Both these qualities disappeared with marvellous suddenness once they were within the Greenwood gate. All along the Raritan the fields were dotted with tents and parks of artillery, and on Greenwood lawn stood a large marquee, from which floated the headquarters’ flag, while groups of officers and soldiers were scattered about in every direction. But all this panoply of war was forgotten by the girl, as Sukey, who was carrying some dish from the house to the tent, dropped it with a crash on the ground, and with a screech of delight rushed forward. Janice slid, rather than alighted, from her horse; and as if there were no such things as social distinctions, mistress and slave hugged each other, both rendered inarticulate by their sobs of joy. Further to prove that hearts have nothing to do with the colour of the skin, Billy Lee, who had been following in Sukey’s train with another dish, was so melted by the sight that he proceeded to deposit his burden of a large ham on the grass, and began a loud blubbering in sympathy. Their united outcries served to bring two more participants on the scene, for Peg and Clarion came running out of the house and with screams and yelps sought to express their joy.
While this spectacle was affording infinite amusement to the officers and sentinels, Brereton, after helping Mrs. Meredith alight, went in search of Washington and in a few moments returned with him.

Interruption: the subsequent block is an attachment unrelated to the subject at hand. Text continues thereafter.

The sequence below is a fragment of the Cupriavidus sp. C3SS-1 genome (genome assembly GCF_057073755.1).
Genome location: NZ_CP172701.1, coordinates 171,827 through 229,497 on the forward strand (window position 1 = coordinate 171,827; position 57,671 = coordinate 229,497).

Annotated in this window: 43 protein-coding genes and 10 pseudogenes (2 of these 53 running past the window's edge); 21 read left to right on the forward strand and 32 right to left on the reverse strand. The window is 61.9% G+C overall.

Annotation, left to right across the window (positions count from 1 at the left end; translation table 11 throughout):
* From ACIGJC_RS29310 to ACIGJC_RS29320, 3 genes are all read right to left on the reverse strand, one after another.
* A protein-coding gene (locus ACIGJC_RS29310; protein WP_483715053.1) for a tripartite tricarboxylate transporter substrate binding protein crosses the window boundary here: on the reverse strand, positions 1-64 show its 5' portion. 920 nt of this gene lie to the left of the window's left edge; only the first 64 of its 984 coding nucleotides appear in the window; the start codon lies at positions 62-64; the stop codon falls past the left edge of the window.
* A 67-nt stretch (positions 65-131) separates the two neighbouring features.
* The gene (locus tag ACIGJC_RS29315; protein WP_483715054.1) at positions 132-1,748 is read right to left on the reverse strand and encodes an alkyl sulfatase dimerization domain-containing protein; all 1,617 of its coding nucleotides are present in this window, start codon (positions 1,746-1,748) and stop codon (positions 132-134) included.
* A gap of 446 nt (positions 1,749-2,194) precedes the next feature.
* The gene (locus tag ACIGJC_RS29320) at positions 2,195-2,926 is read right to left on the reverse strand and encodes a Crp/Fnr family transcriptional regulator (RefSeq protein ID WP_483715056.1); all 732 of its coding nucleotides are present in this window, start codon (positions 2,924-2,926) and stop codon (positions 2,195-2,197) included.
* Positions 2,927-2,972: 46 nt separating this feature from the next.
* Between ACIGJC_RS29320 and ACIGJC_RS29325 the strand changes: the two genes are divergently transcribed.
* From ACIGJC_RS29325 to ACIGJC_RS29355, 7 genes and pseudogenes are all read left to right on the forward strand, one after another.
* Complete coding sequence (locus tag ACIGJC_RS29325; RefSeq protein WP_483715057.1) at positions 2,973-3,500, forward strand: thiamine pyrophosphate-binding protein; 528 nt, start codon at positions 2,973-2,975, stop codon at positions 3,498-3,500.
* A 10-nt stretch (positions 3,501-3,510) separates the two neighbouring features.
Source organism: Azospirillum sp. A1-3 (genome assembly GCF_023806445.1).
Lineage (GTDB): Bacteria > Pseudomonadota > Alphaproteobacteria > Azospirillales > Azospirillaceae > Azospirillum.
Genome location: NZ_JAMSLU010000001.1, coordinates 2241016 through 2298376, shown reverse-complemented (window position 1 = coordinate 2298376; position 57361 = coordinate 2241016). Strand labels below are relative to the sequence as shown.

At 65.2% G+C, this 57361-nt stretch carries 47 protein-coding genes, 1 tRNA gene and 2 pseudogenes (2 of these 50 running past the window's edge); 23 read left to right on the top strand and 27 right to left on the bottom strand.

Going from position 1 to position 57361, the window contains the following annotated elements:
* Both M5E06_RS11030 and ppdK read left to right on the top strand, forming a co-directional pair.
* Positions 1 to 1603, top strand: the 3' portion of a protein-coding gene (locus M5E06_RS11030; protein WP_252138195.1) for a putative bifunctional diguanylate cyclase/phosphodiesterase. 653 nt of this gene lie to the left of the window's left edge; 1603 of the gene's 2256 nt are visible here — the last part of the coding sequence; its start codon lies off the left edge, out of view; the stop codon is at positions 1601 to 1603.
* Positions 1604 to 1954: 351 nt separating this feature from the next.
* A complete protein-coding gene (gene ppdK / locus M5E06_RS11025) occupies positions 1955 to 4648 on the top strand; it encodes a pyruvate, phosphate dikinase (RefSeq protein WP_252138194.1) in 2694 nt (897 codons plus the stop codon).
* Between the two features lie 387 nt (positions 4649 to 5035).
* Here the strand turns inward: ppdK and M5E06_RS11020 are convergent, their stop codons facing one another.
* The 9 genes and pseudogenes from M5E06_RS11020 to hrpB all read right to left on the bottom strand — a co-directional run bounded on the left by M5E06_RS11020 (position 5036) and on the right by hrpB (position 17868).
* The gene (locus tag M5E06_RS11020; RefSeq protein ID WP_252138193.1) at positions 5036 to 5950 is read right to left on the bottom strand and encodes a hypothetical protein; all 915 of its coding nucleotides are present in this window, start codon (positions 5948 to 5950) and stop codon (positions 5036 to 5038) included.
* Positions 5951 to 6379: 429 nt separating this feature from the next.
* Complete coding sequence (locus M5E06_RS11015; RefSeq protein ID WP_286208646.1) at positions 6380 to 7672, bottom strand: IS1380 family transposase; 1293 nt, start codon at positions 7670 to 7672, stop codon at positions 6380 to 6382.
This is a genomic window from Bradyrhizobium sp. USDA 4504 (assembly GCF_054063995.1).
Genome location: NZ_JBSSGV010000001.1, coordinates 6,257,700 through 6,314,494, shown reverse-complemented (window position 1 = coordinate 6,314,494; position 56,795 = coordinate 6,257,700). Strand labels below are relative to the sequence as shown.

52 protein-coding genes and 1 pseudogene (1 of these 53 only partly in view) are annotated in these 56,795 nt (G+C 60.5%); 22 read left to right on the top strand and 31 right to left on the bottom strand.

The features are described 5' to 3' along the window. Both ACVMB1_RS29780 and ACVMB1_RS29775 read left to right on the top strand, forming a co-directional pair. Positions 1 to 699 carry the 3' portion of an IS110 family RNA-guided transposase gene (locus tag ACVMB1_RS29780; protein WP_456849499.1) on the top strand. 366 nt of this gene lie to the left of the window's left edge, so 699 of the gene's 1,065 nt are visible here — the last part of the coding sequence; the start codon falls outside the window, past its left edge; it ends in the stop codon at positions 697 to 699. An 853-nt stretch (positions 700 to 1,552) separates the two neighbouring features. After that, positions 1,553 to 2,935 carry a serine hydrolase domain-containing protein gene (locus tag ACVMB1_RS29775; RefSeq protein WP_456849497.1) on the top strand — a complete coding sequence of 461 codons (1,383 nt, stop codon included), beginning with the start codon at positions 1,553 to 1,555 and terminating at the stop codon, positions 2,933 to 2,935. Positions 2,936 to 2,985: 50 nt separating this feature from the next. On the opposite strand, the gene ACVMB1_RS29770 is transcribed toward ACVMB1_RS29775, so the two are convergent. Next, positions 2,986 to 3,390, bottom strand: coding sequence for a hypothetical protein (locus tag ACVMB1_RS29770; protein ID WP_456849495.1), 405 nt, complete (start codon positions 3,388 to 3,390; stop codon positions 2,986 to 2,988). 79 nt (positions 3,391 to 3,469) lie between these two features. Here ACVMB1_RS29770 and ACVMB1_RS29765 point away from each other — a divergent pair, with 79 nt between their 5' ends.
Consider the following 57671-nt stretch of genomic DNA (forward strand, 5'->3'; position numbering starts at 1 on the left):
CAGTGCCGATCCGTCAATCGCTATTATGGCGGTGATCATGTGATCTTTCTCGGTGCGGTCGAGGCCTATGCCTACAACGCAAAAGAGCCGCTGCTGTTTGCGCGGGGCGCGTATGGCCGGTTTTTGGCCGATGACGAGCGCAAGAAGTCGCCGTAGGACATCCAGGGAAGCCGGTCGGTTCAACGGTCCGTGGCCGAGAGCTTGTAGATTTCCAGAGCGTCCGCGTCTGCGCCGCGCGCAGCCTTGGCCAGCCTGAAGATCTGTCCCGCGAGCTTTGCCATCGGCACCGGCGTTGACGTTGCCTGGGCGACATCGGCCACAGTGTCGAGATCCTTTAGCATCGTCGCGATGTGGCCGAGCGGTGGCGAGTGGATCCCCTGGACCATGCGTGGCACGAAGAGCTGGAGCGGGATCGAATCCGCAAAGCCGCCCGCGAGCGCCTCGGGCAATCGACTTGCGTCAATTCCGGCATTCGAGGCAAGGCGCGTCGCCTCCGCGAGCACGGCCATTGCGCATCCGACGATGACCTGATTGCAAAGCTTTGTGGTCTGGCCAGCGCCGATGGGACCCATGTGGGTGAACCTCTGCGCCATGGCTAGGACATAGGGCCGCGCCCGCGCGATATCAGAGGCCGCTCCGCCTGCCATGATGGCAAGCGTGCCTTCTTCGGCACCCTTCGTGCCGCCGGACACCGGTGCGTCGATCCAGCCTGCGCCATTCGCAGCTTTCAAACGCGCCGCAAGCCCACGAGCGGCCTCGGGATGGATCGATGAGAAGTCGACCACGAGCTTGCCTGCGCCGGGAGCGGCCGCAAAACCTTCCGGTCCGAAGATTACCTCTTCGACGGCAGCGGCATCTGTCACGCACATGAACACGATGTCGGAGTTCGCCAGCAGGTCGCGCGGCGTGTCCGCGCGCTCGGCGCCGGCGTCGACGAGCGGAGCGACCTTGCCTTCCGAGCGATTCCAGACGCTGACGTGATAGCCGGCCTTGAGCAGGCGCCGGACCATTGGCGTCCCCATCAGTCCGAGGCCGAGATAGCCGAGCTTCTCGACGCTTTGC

“We have made free with your home, as you see, Mrs. Meredith,” apologised the commander-in-chief, as he shook her hand, “and I scarce know now whether to bid you welcome, or to ask leave for us to tarry till to-morrow. May we not effect a compromise by your dining and supping with me, and, in return, your favouring me and my family with a night’s lodging?”
“Thou couldst not fail of welcome for far longer, General Washington,” said Mrs. Meredith, warmly, “but thou art doubly so if Lady Washington is with thee.”
“Nay; I meant my military family,” explained the general. “Mrs. Washington retreated, ere the campaign opened, to Mount Vernon.” Then he turned to the daughter and shook her hand. “Ah, Miss Janice,” he said, “sorry reports we’ve had of thy goings on, and we greatly feared we had lost thee to the cause.”
“Ah, no. your Excellency,” protested the girl. “Though I did once pray that the British should capture Philadelphia, ’t was not because I wished you beaten, but solely because it would bring dadda to us, and—and many a prayer I’ve made for you.”
The general smiled. “’T will be glad news to some,” he said, with a sidelong look at Brereton, “that thy sympathies have always been with us. I presume thou hast simply been doing the British soldiery all the harm that thou couldst under guise of friendliness. I’ll warrant thou’st a greater tale of wounded officers than any of Morgan’s riflemen, sharpshooters though they be.”
“I would I could say I had been ever faithful, your Excellency, but I must own to fickleness.”